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E-GEOD-38604 - The developmental patterning of 5-hydroxymethylcytosine during neuronal differentiation
Released on 3 September 2013, last updated on 3 May 2014
Recent analyses of 5-hydroxymethylcytosine (5hmC) suggest that the modified base influences transcription by acting as an intermediate to demethylation. However, elevated levels of 5hmC within neural tissues suggest that the mark is stable and may directly contribute to gene regulation. Here, we characterize the in vivo genomic patterning and stability of 5hmC in three defined developmental states of the mouse main olfactory epithelium – multipotent stem cells, neuronal progenitors, and mature olfactory sensory neurons. 5hmC is globally enriched in neuronal progenitors and neurons relative to the stem population with significant enrichment on the bodies of transcriptionally active genes and intergenic enhancers. Although gene body 5hmC levels are positively correlated with cell type-specific gene expression in all developmental stages, genes that are commonly expressed within both neuronal progenitors and mature neurons experience the greatest increases in 5hmC levels. Moreover, enriched levels of the modified base on intergenic conserved regions correlate with cell type-specific expression of nearby genes and coincide with developmentally regulated enhancer-promoter interaction at one locus examined. Finally, an analysis of two-month old neurons indicates that elevated 5hmC levels persist in fully differentiated neurons. Together, these data suggest that 5hmC stabilizes the expression of developmentally active genes through effects at both gene bodies and intergenic regulatory elements. 9 Samples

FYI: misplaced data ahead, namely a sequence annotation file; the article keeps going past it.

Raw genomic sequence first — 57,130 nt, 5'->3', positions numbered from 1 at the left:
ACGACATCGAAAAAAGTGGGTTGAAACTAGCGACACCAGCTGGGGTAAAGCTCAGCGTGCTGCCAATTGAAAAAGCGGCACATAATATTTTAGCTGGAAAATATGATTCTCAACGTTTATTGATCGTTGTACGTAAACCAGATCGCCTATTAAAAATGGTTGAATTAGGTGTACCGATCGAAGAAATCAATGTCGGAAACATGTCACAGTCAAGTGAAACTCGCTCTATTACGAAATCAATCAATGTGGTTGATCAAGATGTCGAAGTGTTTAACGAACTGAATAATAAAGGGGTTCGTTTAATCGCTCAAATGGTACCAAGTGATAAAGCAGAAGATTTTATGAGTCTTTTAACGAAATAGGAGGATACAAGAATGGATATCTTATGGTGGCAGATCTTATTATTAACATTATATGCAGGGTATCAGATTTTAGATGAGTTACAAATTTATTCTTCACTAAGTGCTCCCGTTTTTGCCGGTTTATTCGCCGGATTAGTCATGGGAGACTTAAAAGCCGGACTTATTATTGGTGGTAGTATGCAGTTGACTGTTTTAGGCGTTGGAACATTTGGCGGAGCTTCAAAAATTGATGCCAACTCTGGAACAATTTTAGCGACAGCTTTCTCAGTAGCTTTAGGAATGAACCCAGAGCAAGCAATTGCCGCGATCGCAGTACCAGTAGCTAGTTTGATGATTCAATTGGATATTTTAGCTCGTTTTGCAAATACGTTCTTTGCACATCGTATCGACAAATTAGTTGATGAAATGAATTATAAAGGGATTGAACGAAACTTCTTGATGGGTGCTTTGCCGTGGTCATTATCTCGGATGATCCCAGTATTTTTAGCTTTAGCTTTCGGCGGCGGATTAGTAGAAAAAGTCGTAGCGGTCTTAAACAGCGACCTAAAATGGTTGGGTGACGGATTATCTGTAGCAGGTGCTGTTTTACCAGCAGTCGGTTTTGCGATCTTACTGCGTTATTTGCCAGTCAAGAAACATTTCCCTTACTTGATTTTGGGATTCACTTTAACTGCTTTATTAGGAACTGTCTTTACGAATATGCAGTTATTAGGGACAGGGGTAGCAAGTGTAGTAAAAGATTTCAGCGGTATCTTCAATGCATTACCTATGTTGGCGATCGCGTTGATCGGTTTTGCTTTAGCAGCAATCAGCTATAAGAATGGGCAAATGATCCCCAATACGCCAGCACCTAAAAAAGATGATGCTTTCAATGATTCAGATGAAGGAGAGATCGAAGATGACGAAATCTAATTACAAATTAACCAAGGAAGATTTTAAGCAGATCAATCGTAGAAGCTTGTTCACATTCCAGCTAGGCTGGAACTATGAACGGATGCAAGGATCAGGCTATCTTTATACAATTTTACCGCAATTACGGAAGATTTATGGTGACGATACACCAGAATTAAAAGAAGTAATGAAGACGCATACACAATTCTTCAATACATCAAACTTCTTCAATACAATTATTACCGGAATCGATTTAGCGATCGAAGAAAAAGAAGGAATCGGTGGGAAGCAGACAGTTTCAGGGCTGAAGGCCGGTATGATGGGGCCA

methylation profiling by high throughput sequencing, RNA-seq of coding RNA
Bradley Colquitt <email@example.com>, Bradley M Colquitt, Stavros Lomvardas
Alteration of genic 5-hydroxymethylcytosine patterning in olfactory neurons correlates with changes in gene expression and cell identity. Colquitt BM, Allen WE, Barnea G, Lomvardas S. , PMID:23969834